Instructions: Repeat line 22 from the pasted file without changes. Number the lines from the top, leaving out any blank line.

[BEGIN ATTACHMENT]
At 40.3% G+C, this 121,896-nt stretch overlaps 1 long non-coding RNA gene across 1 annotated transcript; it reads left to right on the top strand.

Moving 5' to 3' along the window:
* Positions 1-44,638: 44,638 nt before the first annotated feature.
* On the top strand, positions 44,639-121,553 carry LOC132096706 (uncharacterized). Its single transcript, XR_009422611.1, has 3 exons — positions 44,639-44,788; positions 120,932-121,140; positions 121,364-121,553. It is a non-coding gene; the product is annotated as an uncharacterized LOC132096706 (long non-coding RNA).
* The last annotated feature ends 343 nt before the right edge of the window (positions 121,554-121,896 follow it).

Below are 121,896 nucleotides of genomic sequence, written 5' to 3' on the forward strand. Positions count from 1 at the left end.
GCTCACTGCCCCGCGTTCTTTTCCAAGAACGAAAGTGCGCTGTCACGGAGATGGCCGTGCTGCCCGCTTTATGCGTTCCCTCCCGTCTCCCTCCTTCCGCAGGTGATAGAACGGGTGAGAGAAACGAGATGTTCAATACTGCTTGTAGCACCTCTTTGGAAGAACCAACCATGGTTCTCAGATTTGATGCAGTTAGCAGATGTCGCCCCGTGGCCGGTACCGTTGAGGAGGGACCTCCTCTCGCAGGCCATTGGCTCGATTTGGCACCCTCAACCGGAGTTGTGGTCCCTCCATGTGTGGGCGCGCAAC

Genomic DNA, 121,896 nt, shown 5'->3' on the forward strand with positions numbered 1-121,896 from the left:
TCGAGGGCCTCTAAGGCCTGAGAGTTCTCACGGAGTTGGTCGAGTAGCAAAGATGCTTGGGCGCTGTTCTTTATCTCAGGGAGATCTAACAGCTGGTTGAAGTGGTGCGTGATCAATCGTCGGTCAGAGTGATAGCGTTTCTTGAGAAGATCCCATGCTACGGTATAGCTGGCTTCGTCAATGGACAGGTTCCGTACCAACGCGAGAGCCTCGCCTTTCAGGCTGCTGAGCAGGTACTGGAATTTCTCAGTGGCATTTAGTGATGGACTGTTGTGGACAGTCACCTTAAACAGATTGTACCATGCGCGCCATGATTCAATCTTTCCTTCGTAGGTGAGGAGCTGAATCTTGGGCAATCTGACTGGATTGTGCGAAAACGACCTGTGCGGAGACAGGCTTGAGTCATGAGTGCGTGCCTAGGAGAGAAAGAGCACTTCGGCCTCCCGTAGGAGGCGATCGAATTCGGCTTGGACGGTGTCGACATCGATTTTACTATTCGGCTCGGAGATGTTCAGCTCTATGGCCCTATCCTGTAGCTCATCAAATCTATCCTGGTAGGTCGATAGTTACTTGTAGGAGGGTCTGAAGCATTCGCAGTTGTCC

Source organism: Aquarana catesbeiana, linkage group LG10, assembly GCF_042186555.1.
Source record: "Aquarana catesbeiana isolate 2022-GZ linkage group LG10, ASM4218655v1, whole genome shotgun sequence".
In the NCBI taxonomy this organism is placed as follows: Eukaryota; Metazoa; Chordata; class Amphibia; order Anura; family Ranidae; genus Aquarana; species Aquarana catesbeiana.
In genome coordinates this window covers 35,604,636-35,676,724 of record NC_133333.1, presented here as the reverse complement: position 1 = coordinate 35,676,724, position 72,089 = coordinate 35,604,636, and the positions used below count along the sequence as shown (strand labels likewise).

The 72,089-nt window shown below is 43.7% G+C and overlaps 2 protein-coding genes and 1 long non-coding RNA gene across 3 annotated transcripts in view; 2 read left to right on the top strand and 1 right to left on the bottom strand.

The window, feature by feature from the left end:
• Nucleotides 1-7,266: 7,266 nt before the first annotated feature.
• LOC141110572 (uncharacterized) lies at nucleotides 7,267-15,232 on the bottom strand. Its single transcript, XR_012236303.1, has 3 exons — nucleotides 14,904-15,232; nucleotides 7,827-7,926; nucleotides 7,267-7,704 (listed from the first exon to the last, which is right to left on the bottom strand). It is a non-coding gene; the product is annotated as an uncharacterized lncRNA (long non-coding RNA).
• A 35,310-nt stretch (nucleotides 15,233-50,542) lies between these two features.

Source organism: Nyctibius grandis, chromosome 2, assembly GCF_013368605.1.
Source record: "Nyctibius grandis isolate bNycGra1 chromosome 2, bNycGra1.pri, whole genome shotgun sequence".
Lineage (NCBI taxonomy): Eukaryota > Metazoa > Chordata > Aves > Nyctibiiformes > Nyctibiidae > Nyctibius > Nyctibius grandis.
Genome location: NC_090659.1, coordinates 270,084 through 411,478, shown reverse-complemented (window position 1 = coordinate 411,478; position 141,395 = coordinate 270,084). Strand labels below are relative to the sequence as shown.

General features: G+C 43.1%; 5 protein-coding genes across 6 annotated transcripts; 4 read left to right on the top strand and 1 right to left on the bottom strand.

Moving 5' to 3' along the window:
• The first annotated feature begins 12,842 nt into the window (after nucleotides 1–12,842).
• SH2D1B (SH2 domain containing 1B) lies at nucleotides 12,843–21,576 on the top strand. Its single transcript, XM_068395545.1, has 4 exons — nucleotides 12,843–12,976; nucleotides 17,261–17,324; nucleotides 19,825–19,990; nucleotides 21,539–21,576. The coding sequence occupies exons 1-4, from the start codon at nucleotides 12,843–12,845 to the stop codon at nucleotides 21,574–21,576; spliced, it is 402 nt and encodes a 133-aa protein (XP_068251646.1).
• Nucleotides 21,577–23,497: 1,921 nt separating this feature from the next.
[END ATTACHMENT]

Genome location: NC_090659.1, coordinates 270,084 through 411,478, shown reverse-complemented (window position 1 = coordinate 411,478; position 141,395 = coordinate 270,084). Strand labels below are relative to the sequence as shown.